Face Morphing

Face recognition in controlled environments is nowadays considered rather reliable and very good accuracy levels can be achieved in controlled scenarios by state-of-the-art systems. However, even under these desirable conditions, digital image alterations can severely affect the recognition performance. In particular, our group first demonstrated (in the 2014, link) that automatic face recognition systems are very sensitive to the face morphing attack, where face images of two individuals are mixed to produce a new realistic face image containing facial features of both subjects.

Face morphing represents nowadays a big security threat particularly in the context of electronic identity documents because it can be successfully exploited for criminal intents, for instance to fool Automated Border Control (ABC) systems thus overcoming security controls at the borders. Identity verification at an ABC relies on the comparison of a live face image with a digital face image stored in a Machine Readable Travel Document (eMRTD) such as an e-passport. If a morphed image, which is similar enough to the face of two subjects, can be included in an eMRTD, then two persons can share the same document. In this scenario, a criminal could exploit the passport of an accomplice with no criminal records to overcome the security controls. In more details, the subject with no criminal records (i.e., the accomplice) could apply for an eMRTD by presenting the morphed face photo; if the image is not noticeably different from his/her face, the police officer accepts the photo and releases the document.

The attack will be successful if the morphed image contemporarily meets two conditions:

    • It is able to fool the human expert, i.e., the morphed face must be very similar to the accomplice who applies for the document and no elements (e.g., morphing artefacts) of the image should raise suspicions;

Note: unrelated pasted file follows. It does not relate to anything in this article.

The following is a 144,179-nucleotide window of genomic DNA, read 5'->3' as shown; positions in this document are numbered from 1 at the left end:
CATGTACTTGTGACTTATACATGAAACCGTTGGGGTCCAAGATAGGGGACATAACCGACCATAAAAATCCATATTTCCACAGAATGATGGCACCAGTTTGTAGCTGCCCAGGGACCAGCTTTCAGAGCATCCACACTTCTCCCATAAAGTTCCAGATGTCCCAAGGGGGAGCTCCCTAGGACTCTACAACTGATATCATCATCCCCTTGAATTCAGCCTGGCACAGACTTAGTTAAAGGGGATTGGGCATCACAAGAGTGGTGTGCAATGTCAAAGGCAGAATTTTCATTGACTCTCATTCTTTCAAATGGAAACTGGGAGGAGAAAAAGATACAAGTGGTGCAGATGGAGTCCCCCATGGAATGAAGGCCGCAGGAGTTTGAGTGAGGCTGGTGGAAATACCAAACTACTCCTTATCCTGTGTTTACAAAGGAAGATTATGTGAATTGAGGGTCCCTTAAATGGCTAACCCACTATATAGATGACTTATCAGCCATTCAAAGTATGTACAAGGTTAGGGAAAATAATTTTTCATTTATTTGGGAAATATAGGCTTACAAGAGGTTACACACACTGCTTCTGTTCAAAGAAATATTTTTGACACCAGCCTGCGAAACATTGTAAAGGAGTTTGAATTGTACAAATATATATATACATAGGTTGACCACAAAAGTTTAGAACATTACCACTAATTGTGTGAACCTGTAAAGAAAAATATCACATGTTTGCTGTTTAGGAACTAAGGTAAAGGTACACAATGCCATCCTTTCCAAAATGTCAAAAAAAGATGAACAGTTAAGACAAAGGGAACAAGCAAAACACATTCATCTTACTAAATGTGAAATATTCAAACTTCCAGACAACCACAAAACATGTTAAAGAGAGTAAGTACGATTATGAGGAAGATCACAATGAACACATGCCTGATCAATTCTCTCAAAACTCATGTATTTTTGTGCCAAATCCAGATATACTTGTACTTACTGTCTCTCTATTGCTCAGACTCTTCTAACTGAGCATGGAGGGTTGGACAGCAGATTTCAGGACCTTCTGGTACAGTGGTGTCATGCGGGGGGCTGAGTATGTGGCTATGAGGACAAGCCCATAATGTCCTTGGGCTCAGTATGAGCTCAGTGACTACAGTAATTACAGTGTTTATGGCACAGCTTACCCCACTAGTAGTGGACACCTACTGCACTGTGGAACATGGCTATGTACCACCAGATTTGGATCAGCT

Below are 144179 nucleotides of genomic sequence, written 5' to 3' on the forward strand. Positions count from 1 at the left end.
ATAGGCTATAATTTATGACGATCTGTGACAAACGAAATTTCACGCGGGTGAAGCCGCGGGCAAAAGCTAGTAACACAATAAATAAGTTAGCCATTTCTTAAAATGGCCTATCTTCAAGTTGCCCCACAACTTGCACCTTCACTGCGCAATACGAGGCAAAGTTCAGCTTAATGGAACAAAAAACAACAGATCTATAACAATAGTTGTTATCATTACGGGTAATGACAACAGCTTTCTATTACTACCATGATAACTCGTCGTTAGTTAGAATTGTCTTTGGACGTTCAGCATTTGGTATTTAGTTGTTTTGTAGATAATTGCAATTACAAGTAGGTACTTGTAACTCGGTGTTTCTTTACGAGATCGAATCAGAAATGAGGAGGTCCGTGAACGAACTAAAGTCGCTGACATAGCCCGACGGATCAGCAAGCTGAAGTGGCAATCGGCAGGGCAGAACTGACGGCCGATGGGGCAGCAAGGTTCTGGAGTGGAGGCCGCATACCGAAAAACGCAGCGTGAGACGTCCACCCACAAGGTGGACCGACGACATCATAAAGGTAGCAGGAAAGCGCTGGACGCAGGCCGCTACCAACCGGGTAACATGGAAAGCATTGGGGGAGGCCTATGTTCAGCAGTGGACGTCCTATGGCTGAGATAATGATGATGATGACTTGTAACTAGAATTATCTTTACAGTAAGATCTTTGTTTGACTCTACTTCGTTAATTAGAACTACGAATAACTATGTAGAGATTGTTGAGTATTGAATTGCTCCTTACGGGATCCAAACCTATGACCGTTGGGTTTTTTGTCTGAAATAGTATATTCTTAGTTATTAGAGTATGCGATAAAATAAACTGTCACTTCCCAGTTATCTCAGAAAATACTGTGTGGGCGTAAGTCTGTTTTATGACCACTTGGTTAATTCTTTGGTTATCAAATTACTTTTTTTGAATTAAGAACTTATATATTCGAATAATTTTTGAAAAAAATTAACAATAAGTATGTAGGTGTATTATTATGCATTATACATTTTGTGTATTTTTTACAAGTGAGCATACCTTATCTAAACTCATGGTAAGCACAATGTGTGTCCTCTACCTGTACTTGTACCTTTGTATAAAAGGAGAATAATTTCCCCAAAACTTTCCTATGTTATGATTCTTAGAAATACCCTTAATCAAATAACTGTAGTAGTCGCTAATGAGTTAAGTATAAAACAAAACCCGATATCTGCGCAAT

• It fools the face recognition system used for automatic identity verification, meaning that the morphed face can be successfully matched with both subjects (criminal and accomplice).

Morphing attacks can be conducted on:

    • Digital images;
    • Printed-and-scanned (P&S) images.

The former use case is inspired by the practices of various countries which allow to upload a digital representation of the face image for various applications such as passport renewal in UK and visa application in New Zealand. The latter is used in many countries where the passport/visa/identity-card applicant is requested to provide an image such as in India and in most European countries and this leaves the opportunity for a malicious actor to morph the facial image before it is printed.

There are basically two families of approaches to deal with the morphing attack:

    1. Single‐image based, where the presence of morphing alterations is detected on a single image, such as the id photo presented to the officer at enrolment time or the face image read from an eMRTD during verification at an ABC gate;
    2. Image‐pair based (a.k.a. differential morphing attack detection), where the comparison between a live image (e.g., acquired at the gate) and that stored in the eMRTD is exploited for morphing attack detection.

Unfortunately, even if several Morphing Attack Detection (MAD) approaches have been proposed in literature, nowadays two major issues remain unsolved. In fact, currently available MAD solutions are still not able to:

    1. Deal with P&S images where fine details (i.e., digital processing artefacts) that could help to detect morphing are lost during the P&S process;
    2. Generalise across different databases.